From tiny acquisitions to massive conglomerate combinations, Wall Street's urge to merge remains strong. Some of these deals might generate sought-after synergy, but others could create what Peter Lynch called diworsification -- weakening a business's core competency by grafting on wildly unrelated subsidiaries. How can we tell the good deals from the dealbreakers?

Breaking down the buildup
To help, we'll turn to the 105,000 investors in Motley Fool CAPS. A combination of two companies with high CAPS ratings should bode well for the new firm's future results, while a high-rated company that joins a lower-rated one may benefit one set of investors more than the other.

Despite troubles in the capital markets, the deals won't stop; they simply might involve more stock and less cash. Here's a handful of recently announced deals, and the rating for each participating company on CAPS' five-star scale:


CAPS Rating


CAPS Rating

Deal Price



Calpine (NYSE:CPN)


$11.3 billion

Sonus Pharmaceuticals (NASDAQ:SNUS)


OncoGenex Technologies


$12 million

Emergent Biosolutions (NYSE:EBS)


Protein Sciences


$78 million





$80 million

CAPS ratings courtesy of Motley Fool CAPS; NR = not rated.

A bear of a time
Although we've seen a number of deals pending, the first quarter's $736 billion is the smallest global dollar value amount in six years. Still, the total number of deals is up 14%, to more than 9,100 deals. Although volume in the U.S. is down 41%, Russia and China have taken up some of the slack. Nevertheless, this week we've seen a significant drop in the number of deals.

No static likely for this union
Independent power generators are not regulated by the states, like utilities are. With market-based pricing open to them, they're free to use the run-up in energy prices to juice their bottom lines. It's a welcome situation for producers like NRG and Calpine, both of which have been through the bankruptcy wringer after building too many power plants. Now a surging need for electricity generation has made these facilities more economical.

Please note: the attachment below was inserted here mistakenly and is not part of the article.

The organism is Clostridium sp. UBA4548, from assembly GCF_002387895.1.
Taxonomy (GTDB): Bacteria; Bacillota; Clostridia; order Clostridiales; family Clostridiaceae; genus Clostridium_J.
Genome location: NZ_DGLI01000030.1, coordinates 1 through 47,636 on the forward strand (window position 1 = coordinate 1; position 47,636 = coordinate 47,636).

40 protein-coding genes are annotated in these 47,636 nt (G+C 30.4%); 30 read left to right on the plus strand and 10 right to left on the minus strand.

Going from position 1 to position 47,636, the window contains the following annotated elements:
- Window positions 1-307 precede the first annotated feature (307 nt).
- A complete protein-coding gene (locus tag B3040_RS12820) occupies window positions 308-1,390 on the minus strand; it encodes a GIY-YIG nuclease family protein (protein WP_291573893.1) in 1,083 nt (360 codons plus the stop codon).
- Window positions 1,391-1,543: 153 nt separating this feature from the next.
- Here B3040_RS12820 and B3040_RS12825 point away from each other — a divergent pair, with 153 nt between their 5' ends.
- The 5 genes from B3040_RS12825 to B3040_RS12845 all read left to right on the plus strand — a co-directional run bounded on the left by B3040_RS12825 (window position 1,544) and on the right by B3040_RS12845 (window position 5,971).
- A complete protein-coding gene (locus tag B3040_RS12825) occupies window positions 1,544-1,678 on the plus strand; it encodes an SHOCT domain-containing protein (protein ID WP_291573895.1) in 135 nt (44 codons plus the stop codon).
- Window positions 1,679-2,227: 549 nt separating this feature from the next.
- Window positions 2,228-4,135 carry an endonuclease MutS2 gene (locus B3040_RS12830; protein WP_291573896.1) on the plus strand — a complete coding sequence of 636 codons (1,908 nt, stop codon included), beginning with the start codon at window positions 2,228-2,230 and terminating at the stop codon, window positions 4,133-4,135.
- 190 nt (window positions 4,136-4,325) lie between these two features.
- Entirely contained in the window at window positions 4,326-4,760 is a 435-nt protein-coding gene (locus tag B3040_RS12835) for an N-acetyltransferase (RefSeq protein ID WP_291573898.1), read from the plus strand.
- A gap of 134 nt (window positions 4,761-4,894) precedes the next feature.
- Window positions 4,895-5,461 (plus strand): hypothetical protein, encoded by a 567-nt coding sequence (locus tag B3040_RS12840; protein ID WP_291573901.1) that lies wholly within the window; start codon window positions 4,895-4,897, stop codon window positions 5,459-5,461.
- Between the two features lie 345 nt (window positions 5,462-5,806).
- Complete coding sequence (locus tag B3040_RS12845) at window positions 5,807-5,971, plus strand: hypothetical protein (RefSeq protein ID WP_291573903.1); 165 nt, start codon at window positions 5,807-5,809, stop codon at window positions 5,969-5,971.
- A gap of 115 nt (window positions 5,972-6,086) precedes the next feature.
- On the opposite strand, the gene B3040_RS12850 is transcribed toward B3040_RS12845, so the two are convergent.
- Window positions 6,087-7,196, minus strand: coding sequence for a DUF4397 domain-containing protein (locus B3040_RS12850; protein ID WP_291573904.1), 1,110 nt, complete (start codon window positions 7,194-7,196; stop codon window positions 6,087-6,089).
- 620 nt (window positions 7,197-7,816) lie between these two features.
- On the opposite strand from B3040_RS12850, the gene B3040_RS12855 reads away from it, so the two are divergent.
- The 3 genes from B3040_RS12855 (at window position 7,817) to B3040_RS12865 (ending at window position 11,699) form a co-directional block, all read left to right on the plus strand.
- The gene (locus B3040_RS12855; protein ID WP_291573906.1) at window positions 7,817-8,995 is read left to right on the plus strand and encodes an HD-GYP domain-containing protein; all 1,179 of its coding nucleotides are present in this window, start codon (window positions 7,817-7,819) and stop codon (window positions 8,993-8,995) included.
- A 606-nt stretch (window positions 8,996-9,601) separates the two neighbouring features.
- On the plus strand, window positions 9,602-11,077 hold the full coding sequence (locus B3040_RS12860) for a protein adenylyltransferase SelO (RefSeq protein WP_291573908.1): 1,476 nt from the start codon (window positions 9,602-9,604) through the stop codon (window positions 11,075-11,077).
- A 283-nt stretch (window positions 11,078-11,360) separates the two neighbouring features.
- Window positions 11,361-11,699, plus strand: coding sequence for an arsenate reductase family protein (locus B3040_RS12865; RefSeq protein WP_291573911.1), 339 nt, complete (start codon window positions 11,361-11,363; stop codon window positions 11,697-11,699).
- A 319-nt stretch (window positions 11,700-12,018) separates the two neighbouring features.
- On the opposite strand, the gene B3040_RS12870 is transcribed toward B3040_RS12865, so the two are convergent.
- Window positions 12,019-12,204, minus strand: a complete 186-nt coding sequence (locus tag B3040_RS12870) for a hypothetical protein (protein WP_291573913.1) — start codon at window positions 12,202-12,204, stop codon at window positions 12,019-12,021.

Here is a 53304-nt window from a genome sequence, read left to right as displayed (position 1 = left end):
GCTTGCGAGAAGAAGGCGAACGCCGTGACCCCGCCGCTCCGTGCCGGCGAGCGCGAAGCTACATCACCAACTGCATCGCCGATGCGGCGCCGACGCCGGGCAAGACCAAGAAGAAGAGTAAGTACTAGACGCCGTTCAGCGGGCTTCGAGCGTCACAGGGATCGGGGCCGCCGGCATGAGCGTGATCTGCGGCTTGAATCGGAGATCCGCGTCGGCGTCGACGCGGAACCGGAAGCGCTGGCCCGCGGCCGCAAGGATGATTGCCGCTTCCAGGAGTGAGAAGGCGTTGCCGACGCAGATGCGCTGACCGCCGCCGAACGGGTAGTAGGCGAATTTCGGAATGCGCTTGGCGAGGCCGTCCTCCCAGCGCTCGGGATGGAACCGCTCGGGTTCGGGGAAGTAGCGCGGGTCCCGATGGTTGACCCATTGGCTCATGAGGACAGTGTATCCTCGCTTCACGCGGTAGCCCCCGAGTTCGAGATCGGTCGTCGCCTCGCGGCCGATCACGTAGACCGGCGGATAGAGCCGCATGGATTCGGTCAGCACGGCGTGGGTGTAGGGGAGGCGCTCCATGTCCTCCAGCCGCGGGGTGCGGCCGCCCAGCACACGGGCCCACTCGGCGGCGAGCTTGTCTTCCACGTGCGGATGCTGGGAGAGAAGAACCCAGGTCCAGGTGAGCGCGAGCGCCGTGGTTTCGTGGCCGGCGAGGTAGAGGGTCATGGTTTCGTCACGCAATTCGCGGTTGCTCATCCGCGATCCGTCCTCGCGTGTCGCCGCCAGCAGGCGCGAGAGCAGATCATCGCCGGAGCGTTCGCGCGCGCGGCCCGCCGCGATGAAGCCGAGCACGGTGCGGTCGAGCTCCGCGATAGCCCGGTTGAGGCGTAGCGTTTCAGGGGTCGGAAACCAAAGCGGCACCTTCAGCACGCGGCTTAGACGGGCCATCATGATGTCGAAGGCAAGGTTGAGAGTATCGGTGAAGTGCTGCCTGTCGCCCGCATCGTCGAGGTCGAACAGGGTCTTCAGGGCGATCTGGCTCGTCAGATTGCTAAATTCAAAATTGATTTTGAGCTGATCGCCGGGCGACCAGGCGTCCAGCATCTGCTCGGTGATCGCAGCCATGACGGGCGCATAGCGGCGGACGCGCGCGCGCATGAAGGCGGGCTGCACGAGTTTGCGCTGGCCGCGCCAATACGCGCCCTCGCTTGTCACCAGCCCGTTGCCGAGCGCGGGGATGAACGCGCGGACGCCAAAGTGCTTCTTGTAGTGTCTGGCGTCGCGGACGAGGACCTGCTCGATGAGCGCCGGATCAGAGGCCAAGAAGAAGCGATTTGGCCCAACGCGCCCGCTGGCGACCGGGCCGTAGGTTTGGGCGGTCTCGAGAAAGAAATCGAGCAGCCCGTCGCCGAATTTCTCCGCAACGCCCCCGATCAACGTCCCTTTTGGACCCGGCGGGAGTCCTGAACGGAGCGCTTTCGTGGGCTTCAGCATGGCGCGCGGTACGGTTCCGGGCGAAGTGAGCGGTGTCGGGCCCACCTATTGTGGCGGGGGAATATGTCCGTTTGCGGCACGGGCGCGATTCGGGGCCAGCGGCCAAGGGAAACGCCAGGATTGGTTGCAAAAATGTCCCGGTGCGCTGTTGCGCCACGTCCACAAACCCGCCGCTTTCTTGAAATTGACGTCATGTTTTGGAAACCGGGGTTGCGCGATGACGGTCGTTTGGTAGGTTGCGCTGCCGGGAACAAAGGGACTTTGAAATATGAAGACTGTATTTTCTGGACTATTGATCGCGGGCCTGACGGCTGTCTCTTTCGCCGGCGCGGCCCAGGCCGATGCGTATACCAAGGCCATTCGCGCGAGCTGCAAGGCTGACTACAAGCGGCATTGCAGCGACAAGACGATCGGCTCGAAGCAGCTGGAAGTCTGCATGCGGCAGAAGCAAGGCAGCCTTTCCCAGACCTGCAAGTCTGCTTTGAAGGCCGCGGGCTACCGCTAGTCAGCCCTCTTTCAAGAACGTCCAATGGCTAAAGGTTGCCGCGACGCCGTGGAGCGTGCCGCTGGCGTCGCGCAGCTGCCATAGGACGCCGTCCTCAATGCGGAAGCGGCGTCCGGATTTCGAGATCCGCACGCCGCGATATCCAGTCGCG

A combined NRG-Calpine entity would have some 45,000 megawatts of generating capacity spread across the country, making it the largest independent power producer. Yet it's also going to force NRG to shed some of its operations in Texas, which has a cap on just how much of the market any one company can control. The merged company would own 24% of the market, but Texas law caps ownership at 20%. Which facilities would ultimately be sold off has yet to be determined, but with a presence in coal-fired, gas-fired, and geothermal plants, the forced divestment of about 4,000 megawatts shouldn't impede the company's progress at all.

Even before the merger news, investors felt that the post-bankruptcy Calpine was a worthy investment. With rising energy prices, a financial house in order, and an attractive price, investors like CAPS player sssenator saw opportunity:

Buy low, Sell High. This company has just made their way out of the valley of the shadow of bankruptcy. Natgas prices are on the rise, decent balance sheet and a good P/E ratio. I'd expect them to work their way up to their old time prices within a few years.

Now that the offer has been made public, others like leebern see the potential emergence of a premier energy play:

Strong company by itself post-bankruptcy. Poor credit rating is offset by a low P/E ratio, large sums in the bank, and potential merger with NRG to make it the largest independent power company in the country.

A value-added offer
What's your take on these deals? At Motley Fool CAPS, your opinion as valuable as the pros'. Tell the CAPS community whether the urge to merge is good to go -- or whether you think it's better for the firms involved to remain independent.